;15<<4: 11110000 ;15*(2**4) = 15*16 = 240

;0xAB    :                 10101011
;0xAB<<8 :         1010101100000000 ;double it 8 times (multiply by 256) (move up 1 byte)
;0xAB<<16: 101010110000000000000000 ;double it 16 times (multiply by 65536) (move up 2 bytes)

;==============================

;bitshift left by 1 bit, i.e. multiply by 2
var := var << 1
;e.g. 0x1000 -> 0x2000
;e.g. 0x2000 -> 0x4000
;e.g. 0x4000 -> 0x8000
;e.g. 0x8000 -> 0x10000

;bitshift left by 1 byte (8 bits), i.e. multiply by 2**8
var := var << 8
;e.g. 0x1234 -> 0x123400

;bitshift left by 2 bytes (16 bits), i.e. multiply by 2**16
var := var << 16
;e.g. 0x1234 -> 0x12340000

;bitshift right by 1 bit,
;i.e. divide by 2 (and round down to nearest integer)
var := var >> 1
;e.g. 5 -> 2
;e.g. 2 -> 1
;e.g. 1 -> 0

;bitshift right by 1 byte,
;i.e. divide by 2**8 (and round down to nearest integer)
var := var >> 8
;e.g. 0x123400 -> 0x1234

;bitshift right 2 bytes,
;i.e. divide by 2**16 (and round down to nearest integer)
var := var >> 16
;e.g. 0x12340000 -> 0x1234
==================================================

> BITWISE: NUMGET/NUMPUT AND ENDIANNESS

- An explanation of endianness with respect to NumGet/NumPut:

Code: Select all

;endianness:
;in basic mathematics:
;usually '123' means:
;1 hundred, 2 tens, 3 units
;this interpretation is 'big endian',
;'big' (more significant) numbers appear at the start

;in basic mathematics:
;this is *never* usually done, but we could interpret '123' as:
;1 unit, 2 tens, 3 hundreds
;this interpretation is 'little endian',
;'little' (less significant) numbers appear at the start

;with (U)Short/(U)Int/(U)Int64 integers,
;the 8 bits within a byte are listed as big endian,
;however the bytes themselves are listed as little endian

;e.g. 0x1234:
;0x12 = 00010010 (bin) = 18
;0x34 = 00110100 (bin) = 52
;0x1234 = 00010010 00110100 (bin) (bytes big endian) [stored as: 12 34 (hex)]
;0x1234 = 00110100 00010010 (bin) (bytes little endian) [stored as: 34 12 (hex)]

;==============================

;let's say I create an 8-byte structure:
VarSetCapacity(vData, 8)
NumPut(0x12, &vData, 0, "UChar")
NumPut(0x34, &vData, 1, "UChar")
NumPut(0x56, &vData, 2, "UChar")
NumPut(0x78, &vData, 3, "UChar")
NumPut(0x9A, &vData, 4, "UChar")
NumPut(0xBC, &vData, 5, "UChar")
NumPut(0xDE, &vData, 6, "UChar")
NumPut(0xF0, &vData, 7, "UChar")

;the data in Hex will appear like this:
;from first byte to last byte:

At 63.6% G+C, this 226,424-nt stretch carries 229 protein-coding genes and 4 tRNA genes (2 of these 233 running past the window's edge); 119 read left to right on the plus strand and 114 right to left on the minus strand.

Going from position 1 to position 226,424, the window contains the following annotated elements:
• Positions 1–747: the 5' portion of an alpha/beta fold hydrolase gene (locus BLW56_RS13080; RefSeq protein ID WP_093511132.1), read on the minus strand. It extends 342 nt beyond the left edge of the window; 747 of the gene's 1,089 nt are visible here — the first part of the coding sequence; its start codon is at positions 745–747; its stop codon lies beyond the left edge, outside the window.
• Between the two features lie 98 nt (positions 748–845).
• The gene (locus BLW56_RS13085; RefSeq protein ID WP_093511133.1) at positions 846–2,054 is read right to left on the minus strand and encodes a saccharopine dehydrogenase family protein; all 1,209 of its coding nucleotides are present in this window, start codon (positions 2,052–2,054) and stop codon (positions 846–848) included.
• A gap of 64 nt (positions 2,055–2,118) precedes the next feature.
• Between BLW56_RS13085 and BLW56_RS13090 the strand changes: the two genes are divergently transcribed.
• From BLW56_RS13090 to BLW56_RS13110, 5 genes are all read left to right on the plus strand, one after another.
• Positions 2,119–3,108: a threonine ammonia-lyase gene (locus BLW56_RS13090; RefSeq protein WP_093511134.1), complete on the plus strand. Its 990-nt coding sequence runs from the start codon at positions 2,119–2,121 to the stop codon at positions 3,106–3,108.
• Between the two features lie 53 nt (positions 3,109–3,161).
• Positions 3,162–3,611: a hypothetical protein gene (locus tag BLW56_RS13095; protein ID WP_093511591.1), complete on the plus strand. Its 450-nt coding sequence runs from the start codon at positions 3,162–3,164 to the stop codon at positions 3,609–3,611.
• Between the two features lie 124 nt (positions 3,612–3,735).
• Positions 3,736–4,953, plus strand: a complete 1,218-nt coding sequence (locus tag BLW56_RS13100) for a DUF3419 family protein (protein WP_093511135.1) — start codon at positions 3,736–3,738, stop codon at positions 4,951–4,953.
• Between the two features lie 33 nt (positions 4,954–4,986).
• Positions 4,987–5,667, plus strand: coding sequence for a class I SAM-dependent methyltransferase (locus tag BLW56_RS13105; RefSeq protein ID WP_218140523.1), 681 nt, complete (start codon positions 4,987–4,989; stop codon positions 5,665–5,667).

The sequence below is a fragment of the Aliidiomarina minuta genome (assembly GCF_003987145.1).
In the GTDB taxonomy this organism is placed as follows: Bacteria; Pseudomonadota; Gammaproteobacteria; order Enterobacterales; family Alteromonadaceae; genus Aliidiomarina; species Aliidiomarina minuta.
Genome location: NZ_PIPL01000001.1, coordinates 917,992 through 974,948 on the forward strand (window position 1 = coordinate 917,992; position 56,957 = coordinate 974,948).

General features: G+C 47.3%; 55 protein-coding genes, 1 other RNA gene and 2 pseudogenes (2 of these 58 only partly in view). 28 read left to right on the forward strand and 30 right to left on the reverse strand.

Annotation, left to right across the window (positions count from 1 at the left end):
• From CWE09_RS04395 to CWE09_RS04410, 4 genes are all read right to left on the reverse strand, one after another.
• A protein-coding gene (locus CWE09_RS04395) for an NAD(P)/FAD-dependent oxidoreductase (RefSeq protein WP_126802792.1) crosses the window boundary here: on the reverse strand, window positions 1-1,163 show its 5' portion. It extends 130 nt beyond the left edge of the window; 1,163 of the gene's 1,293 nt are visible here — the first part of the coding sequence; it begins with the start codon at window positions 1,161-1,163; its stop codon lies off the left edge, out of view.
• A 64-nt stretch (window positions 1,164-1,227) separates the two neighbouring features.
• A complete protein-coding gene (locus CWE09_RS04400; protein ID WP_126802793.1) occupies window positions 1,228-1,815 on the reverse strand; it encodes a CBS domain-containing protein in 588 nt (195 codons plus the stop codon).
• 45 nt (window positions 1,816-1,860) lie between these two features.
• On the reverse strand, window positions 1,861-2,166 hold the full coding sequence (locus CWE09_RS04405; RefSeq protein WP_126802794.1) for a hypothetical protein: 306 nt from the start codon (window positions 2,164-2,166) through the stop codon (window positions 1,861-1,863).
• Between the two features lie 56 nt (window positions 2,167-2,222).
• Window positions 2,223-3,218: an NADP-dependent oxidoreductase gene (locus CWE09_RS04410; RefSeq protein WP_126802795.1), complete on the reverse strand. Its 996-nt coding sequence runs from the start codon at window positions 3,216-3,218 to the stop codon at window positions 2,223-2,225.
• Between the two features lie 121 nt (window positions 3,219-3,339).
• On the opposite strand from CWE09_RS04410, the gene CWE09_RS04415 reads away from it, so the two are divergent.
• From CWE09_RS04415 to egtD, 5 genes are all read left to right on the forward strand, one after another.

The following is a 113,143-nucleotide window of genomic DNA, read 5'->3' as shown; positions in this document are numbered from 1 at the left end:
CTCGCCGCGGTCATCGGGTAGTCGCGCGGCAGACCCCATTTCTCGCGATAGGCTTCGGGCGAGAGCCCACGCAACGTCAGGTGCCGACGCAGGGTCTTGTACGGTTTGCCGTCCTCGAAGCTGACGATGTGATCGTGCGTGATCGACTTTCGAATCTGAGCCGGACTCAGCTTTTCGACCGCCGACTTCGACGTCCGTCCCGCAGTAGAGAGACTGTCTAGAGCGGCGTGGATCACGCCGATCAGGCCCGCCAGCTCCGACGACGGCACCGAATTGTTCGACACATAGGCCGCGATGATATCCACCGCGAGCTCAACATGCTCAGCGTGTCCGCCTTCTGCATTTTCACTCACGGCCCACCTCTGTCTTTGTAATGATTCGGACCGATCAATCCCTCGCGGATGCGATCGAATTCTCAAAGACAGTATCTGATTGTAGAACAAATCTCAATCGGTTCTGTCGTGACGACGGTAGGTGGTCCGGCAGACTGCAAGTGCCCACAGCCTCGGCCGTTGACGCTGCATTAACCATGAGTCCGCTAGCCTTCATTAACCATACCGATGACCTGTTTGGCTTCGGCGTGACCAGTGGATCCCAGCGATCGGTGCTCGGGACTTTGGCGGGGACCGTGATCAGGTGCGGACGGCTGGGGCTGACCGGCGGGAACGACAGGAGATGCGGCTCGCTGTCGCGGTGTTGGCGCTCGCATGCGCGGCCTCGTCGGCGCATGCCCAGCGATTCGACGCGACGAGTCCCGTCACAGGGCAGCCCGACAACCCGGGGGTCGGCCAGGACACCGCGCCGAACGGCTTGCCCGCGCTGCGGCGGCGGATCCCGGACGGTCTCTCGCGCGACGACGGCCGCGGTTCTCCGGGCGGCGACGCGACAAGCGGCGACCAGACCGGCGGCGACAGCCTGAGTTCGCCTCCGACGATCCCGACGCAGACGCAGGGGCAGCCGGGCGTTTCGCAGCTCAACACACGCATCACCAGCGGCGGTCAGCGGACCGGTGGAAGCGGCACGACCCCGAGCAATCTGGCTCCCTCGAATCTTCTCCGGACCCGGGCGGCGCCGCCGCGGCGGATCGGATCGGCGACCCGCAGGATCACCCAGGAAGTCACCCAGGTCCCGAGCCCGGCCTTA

;12 34 56 78 9A BC DE F0

;but watch what happens when I retrieve
;the first 1/2/4/8 bytes using NumGet:
vByte := NumGet(&vData, 0, "UChar") ;0x12
vWord := NumGet(&vData, 0, "UShort") ;0x3412
vDWord := NumGet(&vData, 0, "UInt") ;0x78563412
vQWord := NumGet(&vData, 0, "UInt64") ;0xF0DEBC9A78563412
MsgBox, % Format("0x{1:X} 0x{2:X} 0x{3:X} 0x{4:X}", vByte, vWord, vDWord, vQWord)

;for UShort/UInt/UInt64,
;it looks as though it is retrieving the bytes in the wrong order,
;this is because those integers use bytes in little endian order,
;so the binary data '12 34' is viewed as the UShort integer 0x3412,
;and the UShort integer 0x3412 is stored as binary data '12 34'

;==============================

;if we want to read binary data as a hex string,
;i.e. from left-to-right,
;we can instead use CryptBinaryToString:
VarSetCapacity(vData, 8)
NumPut(0xF0DEBC9A78563412, &vData, 0, "UInt64")
vSize := 8
;CRYPT_STRING_HEX := 0x4 ;to return space/CRLF-separated text
;CRYPT_STRING_HEXRAW := 0xC ;to return raw hex (not supported by Windows XP)
DllCall("crypt32\CryptBinaryToString", "Ptr",&vData, "UInt",vSize, "UInt",0x4, "Ptr",0, "UInt*",vChars)
VarSetCapacity(vHex, vChars*2, 0)
DllCall("crypt32\CryptBinaryToString", "Ptr",&vData, "UInt",vSize, "UInt",0x4, "Str",vHex, "UInt*",vChars)
MsgBox, % vHex

;if we want to write bytes using (U)Short/(U)Int/(U)Int64,
;we must remember to swap the bytes:
;so to write '12 34 56 78 9A BC DE F0', we do the following:
VarSetCapacity(vData, 8)
NumPut(0xF0DEBC9A78563412, &vData, 0, "UInt64")
vQWord := NumGet(&vData, 0, "UInt64") ;0xF0DEBC9A78563412
MsgBox, % Format("0x{:X}", vQWord)

;or alternatively to convert a hex string to binary:
;we can instead use CryptStringToBinary:
vHex := "12 34 56 78 9A BC DE F0"
vChars := StrLen(vHex)
;CRYPT_STRING_HEX := 0x4
;CRYPT_STRING_HEXRAW := 0xC ;(not supported by Windows XP)
DllCall("crypt32\CryptStringToBinary", "Ptr",&vHex, "UInt",vChars, "UInt",0x4, "Ptr",0, "UInt*",vSize, "Ptr",0, "Ptr",0)
VarSetCapacity(vData, vSize, 0)
DllCall("crypt32\CryptStringToBinary", "Ptr",&vHex, "UInt",vChars, "UInt",0x4, "Ptr",&vData, "UInt*",vSize, "Ptr",0, "Ptr",0)
vQWord := NumGet(&vData, 0, "UInt64") ;0xF0DEBC9A78563412
MsgBox, % Format("0x{:X}", vQWord)
==================================================

> BITWISE: UNICODE (UTF-16 LITTLE ENDIAN)

- An explanation of how characters are stored in UTF-16:

Code: Select all

;there are two common Unicode formats:
;UTF-8, and UTF-16 (little endian),